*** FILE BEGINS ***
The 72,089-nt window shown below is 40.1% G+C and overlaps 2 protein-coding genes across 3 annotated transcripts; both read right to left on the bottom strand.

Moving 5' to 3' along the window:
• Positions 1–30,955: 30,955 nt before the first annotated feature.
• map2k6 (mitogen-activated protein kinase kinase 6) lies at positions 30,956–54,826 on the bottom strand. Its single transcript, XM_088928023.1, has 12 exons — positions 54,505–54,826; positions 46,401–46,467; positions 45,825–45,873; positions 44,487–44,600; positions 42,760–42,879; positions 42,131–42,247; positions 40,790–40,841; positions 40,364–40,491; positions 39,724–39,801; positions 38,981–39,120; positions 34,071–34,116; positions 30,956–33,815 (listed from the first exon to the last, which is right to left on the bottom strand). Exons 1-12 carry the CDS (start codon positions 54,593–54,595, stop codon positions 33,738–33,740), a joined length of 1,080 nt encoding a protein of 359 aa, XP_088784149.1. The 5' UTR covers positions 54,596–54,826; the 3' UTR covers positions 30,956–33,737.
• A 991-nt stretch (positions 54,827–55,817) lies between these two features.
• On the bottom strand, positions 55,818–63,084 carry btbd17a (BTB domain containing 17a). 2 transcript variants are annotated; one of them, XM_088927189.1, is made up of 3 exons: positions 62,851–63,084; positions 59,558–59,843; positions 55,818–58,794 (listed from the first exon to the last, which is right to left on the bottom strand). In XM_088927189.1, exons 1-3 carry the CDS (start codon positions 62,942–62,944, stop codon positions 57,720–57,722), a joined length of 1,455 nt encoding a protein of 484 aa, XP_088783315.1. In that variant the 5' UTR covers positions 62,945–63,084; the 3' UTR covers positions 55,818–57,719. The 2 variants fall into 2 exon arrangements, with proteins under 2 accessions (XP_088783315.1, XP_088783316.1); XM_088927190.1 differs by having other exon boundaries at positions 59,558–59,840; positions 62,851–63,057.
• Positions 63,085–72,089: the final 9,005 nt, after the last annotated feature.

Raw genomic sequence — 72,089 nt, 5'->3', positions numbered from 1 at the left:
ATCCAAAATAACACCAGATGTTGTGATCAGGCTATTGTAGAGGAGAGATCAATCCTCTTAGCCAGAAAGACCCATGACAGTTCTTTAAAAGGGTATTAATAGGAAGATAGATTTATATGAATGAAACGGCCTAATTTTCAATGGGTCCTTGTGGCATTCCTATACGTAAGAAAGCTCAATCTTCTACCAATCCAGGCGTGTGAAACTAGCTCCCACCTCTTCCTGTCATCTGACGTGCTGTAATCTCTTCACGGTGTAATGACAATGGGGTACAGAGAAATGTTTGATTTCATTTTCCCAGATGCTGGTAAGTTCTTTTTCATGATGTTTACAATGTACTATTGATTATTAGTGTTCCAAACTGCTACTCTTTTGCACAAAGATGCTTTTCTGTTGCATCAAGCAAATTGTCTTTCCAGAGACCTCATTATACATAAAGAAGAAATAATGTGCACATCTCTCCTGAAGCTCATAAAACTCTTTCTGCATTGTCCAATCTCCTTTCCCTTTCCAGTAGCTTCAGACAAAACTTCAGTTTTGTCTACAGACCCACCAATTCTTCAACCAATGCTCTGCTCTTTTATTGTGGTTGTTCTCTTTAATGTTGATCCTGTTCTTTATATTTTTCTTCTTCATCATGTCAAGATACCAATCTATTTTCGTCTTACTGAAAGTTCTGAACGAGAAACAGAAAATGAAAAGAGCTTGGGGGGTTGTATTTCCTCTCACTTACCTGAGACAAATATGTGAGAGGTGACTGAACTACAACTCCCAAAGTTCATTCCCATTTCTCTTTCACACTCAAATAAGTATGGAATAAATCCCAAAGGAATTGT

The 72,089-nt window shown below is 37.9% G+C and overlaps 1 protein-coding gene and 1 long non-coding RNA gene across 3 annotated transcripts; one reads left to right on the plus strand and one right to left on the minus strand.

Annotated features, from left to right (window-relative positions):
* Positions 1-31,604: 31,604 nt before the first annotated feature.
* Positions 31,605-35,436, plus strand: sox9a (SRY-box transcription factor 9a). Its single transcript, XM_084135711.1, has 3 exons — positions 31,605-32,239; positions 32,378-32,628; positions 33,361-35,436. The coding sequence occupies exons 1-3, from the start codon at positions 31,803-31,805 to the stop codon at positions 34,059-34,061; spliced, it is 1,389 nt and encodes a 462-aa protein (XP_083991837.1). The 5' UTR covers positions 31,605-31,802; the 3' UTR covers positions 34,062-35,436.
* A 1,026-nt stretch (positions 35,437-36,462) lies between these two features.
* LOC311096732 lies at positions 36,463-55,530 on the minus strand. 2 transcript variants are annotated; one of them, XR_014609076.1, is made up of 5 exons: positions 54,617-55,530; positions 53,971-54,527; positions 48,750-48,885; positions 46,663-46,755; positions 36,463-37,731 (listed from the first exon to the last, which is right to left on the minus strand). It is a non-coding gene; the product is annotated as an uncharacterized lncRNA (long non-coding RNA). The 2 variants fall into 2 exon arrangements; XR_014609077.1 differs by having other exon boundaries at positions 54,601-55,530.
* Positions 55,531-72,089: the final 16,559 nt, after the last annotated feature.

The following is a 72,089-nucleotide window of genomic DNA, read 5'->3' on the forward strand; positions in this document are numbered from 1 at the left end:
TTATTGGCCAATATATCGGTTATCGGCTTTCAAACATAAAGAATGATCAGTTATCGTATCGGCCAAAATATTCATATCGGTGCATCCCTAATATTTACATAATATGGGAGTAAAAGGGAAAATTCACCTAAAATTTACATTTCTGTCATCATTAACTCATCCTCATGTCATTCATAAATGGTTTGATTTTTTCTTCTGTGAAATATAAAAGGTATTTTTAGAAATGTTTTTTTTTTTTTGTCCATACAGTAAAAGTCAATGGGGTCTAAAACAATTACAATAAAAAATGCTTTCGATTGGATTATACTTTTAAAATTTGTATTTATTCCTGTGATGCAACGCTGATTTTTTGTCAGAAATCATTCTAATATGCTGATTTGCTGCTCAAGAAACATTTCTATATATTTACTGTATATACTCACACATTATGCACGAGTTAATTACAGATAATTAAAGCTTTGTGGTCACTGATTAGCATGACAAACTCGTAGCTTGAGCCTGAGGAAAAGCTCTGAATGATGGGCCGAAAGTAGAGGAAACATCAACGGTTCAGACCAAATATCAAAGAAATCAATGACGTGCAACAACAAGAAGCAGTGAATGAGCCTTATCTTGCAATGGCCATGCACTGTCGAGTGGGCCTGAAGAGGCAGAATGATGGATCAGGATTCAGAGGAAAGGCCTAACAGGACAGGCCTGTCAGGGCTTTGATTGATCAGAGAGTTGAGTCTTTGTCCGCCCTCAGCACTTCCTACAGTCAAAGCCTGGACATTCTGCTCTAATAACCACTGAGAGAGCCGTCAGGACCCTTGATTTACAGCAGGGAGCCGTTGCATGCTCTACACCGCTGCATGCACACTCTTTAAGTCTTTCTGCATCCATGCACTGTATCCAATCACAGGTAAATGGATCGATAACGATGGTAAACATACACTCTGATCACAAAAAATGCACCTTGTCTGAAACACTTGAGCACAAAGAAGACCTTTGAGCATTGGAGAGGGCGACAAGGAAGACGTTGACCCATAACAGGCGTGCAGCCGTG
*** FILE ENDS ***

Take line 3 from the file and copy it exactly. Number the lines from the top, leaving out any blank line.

• Positions 1–30,955: 30,955 nt before the first annotated feature.